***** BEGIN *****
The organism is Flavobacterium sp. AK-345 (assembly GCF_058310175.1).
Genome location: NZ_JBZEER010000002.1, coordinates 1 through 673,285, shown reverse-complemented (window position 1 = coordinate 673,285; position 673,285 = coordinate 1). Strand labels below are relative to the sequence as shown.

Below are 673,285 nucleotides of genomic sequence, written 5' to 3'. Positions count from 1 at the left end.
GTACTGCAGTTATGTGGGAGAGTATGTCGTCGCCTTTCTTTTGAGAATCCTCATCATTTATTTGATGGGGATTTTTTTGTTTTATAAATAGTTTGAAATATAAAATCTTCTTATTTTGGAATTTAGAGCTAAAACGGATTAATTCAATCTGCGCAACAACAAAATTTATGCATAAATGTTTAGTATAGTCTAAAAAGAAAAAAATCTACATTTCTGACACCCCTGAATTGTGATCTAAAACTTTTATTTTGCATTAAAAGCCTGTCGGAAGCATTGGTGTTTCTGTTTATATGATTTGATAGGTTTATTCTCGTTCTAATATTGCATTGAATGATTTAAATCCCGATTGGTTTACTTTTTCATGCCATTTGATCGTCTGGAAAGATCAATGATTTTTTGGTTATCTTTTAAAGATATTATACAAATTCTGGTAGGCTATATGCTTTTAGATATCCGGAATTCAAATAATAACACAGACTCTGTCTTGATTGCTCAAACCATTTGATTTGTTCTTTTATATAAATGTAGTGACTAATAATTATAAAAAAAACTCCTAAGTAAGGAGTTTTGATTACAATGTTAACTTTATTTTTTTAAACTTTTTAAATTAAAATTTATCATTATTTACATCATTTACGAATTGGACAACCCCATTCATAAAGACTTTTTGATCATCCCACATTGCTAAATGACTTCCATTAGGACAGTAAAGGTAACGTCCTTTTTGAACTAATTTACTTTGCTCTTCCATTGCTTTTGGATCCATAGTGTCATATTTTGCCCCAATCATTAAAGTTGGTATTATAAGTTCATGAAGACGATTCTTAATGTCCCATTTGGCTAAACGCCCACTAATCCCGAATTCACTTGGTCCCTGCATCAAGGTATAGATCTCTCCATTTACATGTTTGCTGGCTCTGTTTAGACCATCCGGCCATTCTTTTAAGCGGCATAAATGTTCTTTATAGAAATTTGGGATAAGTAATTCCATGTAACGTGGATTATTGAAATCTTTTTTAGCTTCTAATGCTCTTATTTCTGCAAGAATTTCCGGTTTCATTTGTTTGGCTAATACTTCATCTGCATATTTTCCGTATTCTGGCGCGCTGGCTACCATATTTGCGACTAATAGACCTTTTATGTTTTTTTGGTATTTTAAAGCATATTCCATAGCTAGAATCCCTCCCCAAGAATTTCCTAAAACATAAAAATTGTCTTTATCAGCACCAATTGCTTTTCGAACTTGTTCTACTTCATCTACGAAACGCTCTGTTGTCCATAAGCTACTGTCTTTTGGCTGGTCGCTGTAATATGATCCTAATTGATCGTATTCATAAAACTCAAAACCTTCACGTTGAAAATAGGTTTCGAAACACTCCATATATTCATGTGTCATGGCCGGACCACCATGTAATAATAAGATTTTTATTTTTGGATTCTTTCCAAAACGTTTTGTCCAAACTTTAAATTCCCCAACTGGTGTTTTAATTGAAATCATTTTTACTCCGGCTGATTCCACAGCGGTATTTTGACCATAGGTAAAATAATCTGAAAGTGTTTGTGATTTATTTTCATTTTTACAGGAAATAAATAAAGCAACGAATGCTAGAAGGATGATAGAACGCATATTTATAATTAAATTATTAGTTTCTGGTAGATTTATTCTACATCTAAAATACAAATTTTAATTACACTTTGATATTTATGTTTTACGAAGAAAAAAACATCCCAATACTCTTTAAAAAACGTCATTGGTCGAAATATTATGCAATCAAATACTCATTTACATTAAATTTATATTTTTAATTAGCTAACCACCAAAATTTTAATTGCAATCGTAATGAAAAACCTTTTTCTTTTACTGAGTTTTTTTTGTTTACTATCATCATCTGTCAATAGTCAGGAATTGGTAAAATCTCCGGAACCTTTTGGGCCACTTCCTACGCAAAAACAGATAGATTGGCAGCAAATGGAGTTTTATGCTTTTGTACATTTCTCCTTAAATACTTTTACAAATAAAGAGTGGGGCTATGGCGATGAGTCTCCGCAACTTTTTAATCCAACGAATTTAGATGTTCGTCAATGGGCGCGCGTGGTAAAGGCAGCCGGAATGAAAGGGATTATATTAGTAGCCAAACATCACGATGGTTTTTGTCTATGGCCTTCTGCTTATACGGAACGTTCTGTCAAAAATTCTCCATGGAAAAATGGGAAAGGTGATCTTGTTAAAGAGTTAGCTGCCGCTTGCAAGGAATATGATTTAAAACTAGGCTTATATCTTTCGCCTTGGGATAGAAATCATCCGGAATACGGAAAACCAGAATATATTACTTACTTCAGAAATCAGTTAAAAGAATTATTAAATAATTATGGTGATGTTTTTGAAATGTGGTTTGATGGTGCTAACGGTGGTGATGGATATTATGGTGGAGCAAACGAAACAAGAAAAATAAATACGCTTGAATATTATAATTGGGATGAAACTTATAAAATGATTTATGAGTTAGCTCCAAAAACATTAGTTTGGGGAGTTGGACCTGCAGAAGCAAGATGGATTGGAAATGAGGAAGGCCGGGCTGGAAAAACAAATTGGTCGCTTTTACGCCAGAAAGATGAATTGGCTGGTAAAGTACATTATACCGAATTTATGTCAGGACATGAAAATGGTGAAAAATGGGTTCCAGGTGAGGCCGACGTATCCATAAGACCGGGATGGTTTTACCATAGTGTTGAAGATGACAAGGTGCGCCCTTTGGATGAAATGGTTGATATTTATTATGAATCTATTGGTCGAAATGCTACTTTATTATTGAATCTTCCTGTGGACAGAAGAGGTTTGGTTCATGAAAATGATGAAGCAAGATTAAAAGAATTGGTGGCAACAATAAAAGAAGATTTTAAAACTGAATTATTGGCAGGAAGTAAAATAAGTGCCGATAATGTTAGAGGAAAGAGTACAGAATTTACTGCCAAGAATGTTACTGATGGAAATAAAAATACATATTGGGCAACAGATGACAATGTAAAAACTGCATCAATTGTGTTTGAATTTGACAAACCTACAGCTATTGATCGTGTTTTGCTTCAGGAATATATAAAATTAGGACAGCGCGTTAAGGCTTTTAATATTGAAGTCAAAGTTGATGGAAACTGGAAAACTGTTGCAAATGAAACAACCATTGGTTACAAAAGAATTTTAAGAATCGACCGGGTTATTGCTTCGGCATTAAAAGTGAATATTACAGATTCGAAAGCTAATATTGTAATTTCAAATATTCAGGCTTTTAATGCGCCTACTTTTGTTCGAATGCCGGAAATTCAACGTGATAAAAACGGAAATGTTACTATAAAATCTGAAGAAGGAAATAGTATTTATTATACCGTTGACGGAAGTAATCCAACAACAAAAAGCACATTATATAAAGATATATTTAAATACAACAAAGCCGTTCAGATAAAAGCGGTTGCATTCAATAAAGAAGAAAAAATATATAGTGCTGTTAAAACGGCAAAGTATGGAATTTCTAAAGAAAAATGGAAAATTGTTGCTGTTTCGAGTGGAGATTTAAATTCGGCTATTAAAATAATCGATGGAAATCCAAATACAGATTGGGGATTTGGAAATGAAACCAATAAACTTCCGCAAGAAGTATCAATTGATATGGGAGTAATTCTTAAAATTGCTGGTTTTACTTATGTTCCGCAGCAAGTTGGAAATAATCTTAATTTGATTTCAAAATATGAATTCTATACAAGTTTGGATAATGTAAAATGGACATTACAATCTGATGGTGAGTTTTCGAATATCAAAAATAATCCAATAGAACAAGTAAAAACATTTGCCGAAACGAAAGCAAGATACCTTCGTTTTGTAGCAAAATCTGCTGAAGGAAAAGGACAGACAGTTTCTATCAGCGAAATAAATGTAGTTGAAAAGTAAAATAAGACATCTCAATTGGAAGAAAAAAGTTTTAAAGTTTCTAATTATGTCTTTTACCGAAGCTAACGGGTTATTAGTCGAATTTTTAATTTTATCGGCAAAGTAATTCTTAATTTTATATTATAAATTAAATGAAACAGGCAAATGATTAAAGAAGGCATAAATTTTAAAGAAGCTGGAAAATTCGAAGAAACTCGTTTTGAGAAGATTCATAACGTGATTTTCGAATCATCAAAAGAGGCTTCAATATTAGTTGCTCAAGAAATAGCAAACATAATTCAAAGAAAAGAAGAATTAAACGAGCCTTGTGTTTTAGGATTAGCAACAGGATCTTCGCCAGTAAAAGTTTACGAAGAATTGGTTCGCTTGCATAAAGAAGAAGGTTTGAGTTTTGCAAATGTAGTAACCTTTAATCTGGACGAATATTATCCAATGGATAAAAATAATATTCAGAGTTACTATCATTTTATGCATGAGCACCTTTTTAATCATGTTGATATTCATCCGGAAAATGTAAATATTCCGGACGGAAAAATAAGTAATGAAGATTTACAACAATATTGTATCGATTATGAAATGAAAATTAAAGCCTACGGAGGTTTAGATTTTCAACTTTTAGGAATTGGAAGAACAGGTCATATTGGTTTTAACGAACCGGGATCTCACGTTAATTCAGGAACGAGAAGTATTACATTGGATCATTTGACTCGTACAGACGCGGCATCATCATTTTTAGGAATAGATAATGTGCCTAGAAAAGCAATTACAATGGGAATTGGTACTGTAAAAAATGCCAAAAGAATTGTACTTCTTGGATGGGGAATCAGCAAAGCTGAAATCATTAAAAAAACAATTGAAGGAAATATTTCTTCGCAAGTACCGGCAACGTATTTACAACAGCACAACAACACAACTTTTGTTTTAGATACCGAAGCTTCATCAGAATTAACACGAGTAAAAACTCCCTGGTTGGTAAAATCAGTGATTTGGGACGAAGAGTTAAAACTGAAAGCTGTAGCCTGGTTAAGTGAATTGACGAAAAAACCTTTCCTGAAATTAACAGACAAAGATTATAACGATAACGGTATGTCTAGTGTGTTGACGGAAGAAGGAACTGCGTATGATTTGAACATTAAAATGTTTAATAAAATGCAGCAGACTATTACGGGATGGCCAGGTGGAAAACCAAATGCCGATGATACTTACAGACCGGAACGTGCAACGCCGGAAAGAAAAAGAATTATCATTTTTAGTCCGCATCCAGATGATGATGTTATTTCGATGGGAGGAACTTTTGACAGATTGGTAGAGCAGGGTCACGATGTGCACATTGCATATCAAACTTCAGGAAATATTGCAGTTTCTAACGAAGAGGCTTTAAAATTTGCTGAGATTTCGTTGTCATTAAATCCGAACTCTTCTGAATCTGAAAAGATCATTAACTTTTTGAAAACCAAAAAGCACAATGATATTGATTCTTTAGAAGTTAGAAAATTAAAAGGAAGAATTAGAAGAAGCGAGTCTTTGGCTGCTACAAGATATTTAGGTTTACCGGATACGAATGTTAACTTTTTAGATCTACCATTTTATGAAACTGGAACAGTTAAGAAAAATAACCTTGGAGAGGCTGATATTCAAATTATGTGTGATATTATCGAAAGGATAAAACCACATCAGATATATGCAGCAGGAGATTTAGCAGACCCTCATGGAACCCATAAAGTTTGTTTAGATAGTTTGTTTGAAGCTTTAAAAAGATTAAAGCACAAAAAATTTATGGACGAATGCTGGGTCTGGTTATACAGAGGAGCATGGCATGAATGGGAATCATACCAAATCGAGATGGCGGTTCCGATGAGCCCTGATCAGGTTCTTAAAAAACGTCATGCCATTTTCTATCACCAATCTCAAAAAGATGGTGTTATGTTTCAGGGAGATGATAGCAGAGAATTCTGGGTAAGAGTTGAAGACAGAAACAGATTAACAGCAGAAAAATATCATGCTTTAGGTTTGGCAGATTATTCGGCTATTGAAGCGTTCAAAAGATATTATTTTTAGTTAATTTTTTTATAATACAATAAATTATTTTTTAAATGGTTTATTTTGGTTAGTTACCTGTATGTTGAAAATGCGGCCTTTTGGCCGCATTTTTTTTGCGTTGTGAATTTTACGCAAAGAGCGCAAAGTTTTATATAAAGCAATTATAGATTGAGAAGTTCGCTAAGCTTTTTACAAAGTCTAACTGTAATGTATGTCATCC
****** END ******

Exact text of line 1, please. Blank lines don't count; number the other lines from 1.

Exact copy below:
The organism is Flavobacterium sp. AK-345 (assembly GCF_058310175.1).